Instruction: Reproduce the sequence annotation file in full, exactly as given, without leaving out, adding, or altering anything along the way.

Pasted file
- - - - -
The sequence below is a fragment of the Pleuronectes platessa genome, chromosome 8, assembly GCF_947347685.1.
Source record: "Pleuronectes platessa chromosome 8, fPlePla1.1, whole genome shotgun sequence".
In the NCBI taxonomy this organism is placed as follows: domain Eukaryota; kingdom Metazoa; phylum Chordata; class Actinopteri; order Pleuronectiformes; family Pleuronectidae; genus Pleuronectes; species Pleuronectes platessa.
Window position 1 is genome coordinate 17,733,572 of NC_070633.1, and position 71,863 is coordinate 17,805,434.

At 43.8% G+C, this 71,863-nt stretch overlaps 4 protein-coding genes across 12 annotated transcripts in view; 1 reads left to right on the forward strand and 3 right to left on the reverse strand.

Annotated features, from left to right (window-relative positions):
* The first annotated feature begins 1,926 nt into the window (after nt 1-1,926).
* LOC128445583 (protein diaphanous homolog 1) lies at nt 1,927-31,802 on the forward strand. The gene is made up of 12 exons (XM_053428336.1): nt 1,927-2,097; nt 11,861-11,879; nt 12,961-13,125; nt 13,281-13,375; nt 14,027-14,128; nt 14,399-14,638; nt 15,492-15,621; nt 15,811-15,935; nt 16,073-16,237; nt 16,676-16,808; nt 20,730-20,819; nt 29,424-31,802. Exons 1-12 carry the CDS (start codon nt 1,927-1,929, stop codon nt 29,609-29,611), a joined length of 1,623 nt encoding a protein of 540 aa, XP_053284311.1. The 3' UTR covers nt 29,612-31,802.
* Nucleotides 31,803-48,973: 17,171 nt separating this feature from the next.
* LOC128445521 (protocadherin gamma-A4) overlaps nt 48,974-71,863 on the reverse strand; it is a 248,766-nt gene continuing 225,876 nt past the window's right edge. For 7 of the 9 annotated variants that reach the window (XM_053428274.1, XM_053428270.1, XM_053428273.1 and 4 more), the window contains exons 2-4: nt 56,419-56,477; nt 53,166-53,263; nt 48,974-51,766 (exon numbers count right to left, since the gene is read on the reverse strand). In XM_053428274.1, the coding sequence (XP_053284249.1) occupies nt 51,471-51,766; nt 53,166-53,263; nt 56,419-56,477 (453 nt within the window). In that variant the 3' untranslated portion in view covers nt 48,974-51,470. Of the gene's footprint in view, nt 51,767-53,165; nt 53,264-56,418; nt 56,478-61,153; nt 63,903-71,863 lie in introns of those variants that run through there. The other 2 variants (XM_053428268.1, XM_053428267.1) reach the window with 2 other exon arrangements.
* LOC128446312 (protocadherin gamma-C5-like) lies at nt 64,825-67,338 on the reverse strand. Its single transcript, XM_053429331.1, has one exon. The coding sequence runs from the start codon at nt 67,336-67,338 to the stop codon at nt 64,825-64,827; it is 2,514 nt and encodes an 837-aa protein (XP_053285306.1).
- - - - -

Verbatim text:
The sequence below is a fragment of the Pleuronectes platessa genome, chromosome 8, assembly GCF_947347685.1.
Source record: "Pleuronectes platessa chromosome 8, fPlePla1.1, whole genome shotgun sequence".
In the NCBI taxonomy this organism is placed as follows: domain Eukaryota; kingdom Metazoa; phylum Chordata; class Actinopteri; order Pleuronectiformes; family Pleuronectidae; genus Pleuronectes; species Pleuronectes platessa.
Window position 1 is genome coordinate 17,733,572 of NC_070633.1, and position 71,863 is coordinate 17,805,434.

At 43.8% G+C, this 71,863-nt stretch overlaps 4 protein-coding genes across 12 annotated transcripts in view; 1 reads left to right on the forward strand and 3 right to left on the reverse strand.

Annotated features, from left to right (window-relative positions):
* The first annotated feature begins 1,926 nt into the window (after nt 1-1,926).
* LOC128445583 (protein diaphanous homolog 1) lies at nt 1,927-31,802 on the forward strand. The gene is made up of 12 exons (XM_053428336.1): nt 1,927-2,097; nt 11,861-11,879; nt 12,961-13,125; nt 13,281-13,375; nt 14,027-14,128; nt 14,399-14,638; nt 15,492-15,621; nt 15,811-15,935; nt 16,073-16,237; nt 16,676-16,808; nt 20,730-20,819; nt 29,424-31,802. Exons 1-12 carry the CDS (start codon nt 1,927-1,929, stop codon nt 29,609-29,611), a joined length of 1,623 nt encoding a protein of 540 aa, XP_053284311.1. The 3' UTR covers nt 29,612-31,802.
* Nucleotides 31,803-48,973: 17,171 nt separating this feature from the next.
* LOC128445521 (protocadherin gamma-A4) overlaps nt 48,974-71,863 on the reverse strand; it is a 248,766-nt gene continuing 225,876 nt past the window's right edge. For 7 of the 9 annotated variants that reach the window (XM_053428274.1, XM_053428270.1, XM_053428273.1 and 4 more), the window contains exons 2-4: nt 56,419-56,477; nt 53,166-53,263; nt 48,974-51,766 (exon numbers count right to left, since the gene is read on the reverse strand). In XM_053428274.1, the coding sequence (XP_053284249.1) occupies nt 51,471-51,766; nt 53,166-53,263; nt 56,419-56,477 (453 nt within the window). In that variant the 3' untranslated portion in view covers nt 48,974-51,470. Of the gene's footprint in view, nt 51,767-53,165; nt 53,264-56,418; nt 56,478-61,153; nt 63,903-71,863 lie in introns of those variants that run through there. The other 2 variants (XM_053428268.1, XM_053428267.1) reach the window with 2 other exon arrangements.
* LOC128446312 (protocadherin gamma-C5-like) lies at nt 64,825-67,338 on the reverse strand. Its single transcript, XM_053429331.1, has one exon. The coding sequence runs from the start codon at nt 67,336-67,338 to the stop codon at nt 64,825-64,827; it is 2,514 nt and encodes an 837-aa protein (XP_053285306.1).